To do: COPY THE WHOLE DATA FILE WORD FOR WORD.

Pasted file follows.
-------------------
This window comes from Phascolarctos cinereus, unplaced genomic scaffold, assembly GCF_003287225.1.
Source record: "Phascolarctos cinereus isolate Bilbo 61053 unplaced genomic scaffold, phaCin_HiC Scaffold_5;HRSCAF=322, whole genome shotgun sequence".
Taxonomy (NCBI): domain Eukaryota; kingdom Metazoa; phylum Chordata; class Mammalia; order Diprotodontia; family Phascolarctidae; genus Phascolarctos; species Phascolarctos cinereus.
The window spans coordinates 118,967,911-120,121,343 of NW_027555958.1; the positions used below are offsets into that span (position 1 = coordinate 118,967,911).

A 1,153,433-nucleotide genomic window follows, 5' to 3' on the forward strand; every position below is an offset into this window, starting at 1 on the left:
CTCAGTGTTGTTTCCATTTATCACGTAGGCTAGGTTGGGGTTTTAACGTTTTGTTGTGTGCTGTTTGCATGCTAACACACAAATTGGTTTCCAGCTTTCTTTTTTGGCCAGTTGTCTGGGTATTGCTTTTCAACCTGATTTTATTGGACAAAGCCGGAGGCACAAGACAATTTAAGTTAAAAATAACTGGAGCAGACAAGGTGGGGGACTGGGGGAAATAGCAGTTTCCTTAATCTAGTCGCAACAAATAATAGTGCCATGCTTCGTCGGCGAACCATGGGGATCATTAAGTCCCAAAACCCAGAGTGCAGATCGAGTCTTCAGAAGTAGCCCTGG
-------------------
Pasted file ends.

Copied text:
This window comes from Phascolarctos cinereus, unplaced genomic scaffold, assembly GCF_003287225.1.
Source record: "Phascolarctos cinereus isolate Bilbo 61053 unplaced genomic scaffold, phaCin_HiC Scaffold_5;HRSCAF=322, whole genome shotgun sequence".
Taxonomy (NCBI): domain Eukaryota; kingdom Metazoa; phylum Chordata; class Mammalia; order Diprotodontia; family Phascolarctidae; genus Phascolarctos; species Phascolarctos cinereus.
The window spans coordinates 118,967,911-120,121,343 of NW_027555958.1; the positions used below are offsets into that span (position 1 = coordinate 118,967,911).

A 1,153,433-nucleotide genomic window follows, 5' to 3' on the forward strand; every position below is an offset into this window, starting at 1 on the left:
CTCAGTGTTGTTTCCATTTATCACGTAGGCTAGGTTGGGGTTTTAACGTTTTGTTGTGTGCTGTTTGCATGCTAACACACAAATTGGTTTCCAGCTTTCTTTTTTGGCCAGTTGTCTGGGTATTGCTTTTCAACCTGATTTTATTGGACAAAGCCGGAGGCACAAGACAATTTAAGTTAAAAATAACTGGAGCAGACAAGGTGGGGGACTGGGGGAAATAGCAGTTTCCTTAATCTAGTCGCAACAAATAATAGTGCCATGCTTCGTCGGCGAACCATGGGGATCATTAAGTCCCAAAACCCAGAGTGCAGATCGAGTCTTCAGAAGTAGCCCTGG